It is part of the job description of East Bay Municipal Utility
District (EBMUD) to keep the mud out of the drinking water. The
utility provides potable water to 1.3 million people in a
331-square-mile area (which includes the cities of Alameda,
Berkeley, and Oakland). Its wastewater system serves about
650,000 people in an 88-square-mile area of Alameda and Contra
Costa counties along San Francisco Bay's east shore. EBMUD
operates a wastewater treatment plant that treats wastewater
collected by nine East Bay cities and cleans it before discharge to
the San Francisco Bay.
EBMUD serves the cities and towns of
Alameda, Albany, Berkeley, Danville, El Cerrito, Emeryville, part
of Hayward, Hercules, Lafayette, Moraga, Oakland, Orinda, Piedmont,
Pinole, part of Pleasant Hill, Richmond, San Leandro, San Pablo,
San Ramon, part of Walnut Creek and the unincorporated communities
of Alamo, Ashland, Blackhawk, Castro Valley, Cherryland, Crockett,
Diablo, El Sobrante, Fairview, Kensington, North Richmond, Oleum,
Rodeo, San Lorenzo and Selby.
EBMUD's revenues grew by
7% in FY 2012 thanks to the 7% increase in both water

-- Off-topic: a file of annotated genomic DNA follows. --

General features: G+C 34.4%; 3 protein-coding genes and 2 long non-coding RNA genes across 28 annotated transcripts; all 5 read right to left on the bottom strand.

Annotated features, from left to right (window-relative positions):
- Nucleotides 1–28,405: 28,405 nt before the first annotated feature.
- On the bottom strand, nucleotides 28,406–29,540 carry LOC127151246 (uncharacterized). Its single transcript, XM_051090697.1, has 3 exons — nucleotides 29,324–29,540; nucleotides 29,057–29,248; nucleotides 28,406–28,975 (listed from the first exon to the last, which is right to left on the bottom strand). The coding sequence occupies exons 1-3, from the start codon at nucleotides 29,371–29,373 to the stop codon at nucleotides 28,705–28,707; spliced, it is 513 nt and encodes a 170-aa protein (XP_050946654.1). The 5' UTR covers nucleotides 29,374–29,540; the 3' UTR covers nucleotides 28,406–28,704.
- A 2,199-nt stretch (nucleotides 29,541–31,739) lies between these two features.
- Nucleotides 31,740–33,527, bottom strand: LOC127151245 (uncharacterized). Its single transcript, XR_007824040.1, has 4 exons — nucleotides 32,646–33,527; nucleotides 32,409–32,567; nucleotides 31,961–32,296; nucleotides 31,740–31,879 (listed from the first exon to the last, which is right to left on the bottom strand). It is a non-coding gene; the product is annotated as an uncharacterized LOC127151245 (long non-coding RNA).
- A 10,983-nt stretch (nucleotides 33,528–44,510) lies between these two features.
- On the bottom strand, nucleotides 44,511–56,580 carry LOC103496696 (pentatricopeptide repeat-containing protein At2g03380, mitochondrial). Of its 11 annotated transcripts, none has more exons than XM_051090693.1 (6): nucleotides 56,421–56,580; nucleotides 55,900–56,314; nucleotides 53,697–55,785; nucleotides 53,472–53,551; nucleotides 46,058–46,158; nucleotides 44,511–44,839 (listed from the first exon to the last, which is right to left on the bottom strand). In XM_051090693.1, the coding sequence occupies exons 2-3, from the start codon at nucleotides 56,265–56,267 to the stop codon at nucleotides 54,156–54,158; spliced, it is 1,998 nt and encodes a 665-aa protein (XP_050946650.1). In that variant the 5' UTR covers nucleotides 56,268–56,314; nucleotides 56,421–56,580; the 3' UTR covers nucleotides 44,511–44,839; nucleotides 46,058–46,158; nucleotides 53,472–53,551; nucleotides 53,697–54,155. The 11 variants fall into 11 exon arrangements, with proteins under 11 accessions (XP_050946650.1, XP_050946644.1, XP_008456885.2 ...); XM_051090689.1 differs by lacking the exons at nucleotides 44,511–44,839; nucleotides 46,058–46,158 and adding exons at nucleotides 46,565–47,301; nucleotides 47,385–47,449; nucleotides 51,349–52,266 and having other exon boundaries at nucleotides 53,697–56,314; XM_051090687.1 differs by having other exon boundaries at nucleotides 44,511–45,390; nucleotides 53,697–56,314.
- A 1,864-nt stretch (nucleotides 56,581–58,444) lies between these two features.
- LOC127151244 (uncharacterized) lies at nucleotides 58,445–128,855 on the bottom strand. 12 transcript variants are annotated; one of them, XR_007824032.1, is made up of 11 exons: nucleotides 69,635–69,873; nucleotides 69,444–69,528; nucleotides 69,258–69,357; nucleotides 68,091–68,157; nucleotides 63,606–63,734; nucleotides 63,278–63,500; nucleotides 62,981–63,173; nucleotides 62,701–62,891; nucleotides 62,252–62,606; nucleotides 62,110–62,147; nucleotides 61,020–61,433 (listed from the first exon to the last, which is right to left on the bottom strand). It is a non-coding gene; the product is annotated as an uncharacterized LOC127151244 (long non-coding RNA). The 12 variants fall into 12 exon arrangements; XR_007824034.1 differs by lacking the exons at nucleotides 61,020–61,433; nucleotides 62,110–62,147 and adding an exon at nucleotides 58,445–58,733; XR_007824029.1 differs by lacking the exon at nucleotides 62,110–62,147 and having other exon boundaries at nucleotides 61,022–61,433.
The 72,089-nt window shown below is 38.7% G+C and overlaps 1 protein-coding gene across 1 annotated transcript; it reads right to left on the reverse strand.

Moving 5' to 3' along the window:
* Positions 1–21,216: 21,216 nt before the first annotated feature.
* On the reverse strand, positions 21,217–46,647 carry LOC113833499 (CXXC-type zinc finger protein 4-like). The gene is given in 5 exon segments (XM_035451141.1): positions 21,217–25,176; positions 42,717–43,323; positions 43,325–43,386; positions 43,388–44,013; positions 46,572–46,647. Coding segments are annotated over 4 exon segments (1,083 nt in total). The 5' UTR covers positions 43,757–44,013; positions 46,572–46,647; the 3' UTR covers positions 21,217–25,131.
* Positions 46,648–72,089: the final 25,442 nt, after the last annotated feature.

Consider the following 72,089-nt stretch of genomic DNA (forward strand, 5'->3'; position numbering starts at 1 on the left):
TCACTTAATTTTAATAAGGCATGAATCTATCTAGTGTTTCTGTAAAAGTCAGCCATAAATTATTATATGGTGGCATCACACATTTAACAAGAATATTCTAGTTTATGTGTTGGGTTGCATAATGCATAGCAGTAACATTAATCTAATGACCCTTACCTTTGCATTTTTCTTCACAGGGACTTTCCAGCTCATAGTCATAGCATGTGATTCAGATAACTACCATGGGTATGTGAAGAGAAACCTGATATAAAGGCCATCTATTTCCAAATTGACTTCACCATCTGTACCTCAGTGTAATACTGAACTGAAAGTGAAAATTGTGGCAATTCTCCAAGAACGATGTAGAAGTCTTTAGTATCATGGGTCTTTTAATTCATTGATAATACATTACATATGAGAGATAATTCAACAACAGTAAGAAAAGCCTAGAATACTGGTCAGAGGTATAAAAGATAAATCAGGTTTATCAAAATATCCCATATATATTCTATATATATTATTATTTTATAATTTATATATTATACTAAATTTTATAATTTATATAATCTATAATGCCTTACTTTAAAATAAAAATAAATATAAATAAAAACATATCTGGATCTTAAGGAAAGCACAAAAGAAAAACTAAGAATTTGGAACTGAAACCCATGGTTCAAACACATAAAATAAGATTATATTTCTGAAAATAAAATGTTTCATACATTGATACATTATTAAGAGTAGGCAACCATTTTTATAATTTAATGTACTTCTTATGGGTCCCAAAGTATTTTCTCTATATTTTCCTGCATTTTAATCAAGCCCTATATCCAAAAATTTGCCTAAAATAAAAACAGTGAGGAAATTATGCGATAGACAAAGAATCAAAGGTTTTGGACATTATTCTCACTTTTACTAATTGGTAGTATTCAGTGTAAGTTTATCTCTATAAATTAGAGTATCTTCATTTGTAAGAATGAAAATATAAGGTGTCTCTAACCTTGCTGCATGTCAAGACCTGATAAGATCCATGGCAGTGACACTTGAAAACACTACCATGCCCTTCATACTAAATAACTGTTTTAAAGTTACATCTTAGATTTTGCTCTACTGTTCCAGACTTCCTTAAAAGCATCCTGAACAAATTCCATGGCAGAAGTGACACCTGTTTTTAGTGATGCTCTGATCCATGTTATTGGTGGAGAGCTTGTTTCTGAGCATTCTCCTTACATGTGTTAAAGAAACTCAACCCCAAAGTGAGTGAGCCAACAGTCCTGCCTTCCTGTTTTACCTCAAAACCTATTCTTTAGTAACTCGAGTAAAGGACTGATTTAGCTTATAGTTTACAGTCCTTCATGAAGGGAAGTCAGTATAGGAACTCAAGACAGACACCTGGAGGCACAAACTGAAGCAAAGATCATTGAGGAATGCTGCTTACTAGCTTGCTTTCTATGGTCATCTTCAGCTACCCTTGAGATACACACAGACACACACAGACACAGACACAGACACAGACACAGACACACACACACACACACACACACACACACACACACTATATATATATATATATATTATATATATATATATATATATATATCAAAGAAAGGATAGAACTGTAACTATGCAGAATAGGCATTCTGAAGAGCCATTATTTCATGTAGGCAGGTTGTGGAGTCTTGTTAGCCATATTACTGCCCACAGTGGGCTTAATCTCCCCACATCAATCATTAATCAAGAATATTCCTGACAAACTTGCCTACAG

system and wastewater system sales. Water revenues increased by $19
million, mainly reflecting a water rate increase, and sewer
revenues grew by $19 million, reflecting a stable revenue
base, coupled with a rate increase. Other factors included an
increase of property tax based wet weather facilities charges, and
a $3 million jump in power revenues.
Net income increased by
119% thanks to higher revenues, a $1 million decrease in capital
contributions (reflecting fees received in the prior fiscal year
for the relocation of district facilities), lower general
administration expenses, and reduced amortization expenditures
on intangible assets.
EBMUD's mission is to provide reliable, high quality water
and wastewater services at fair and reasonable rates for the people
of the East Bay. The company's 2010-2040 strategic plan calls
for the company to obtain an additional 32 million gallons a day of
supply. Future activities include infrastructure
expansion, maintaining fiscal stability, and increasing rationing
to preserve long term water supply. It is also committed to
green energy. Some 90% of the electricity needed to power its
main wastewater facility comes from a biomass-fired plant that
uses waste from food, wineries, fats, greases, and oils.
Formed in 1923 by residents of the San Francisco Bay area, EBMUD
gets most of its water supply from the Mokelumne River watershed.
The Sacramento River provides the balance.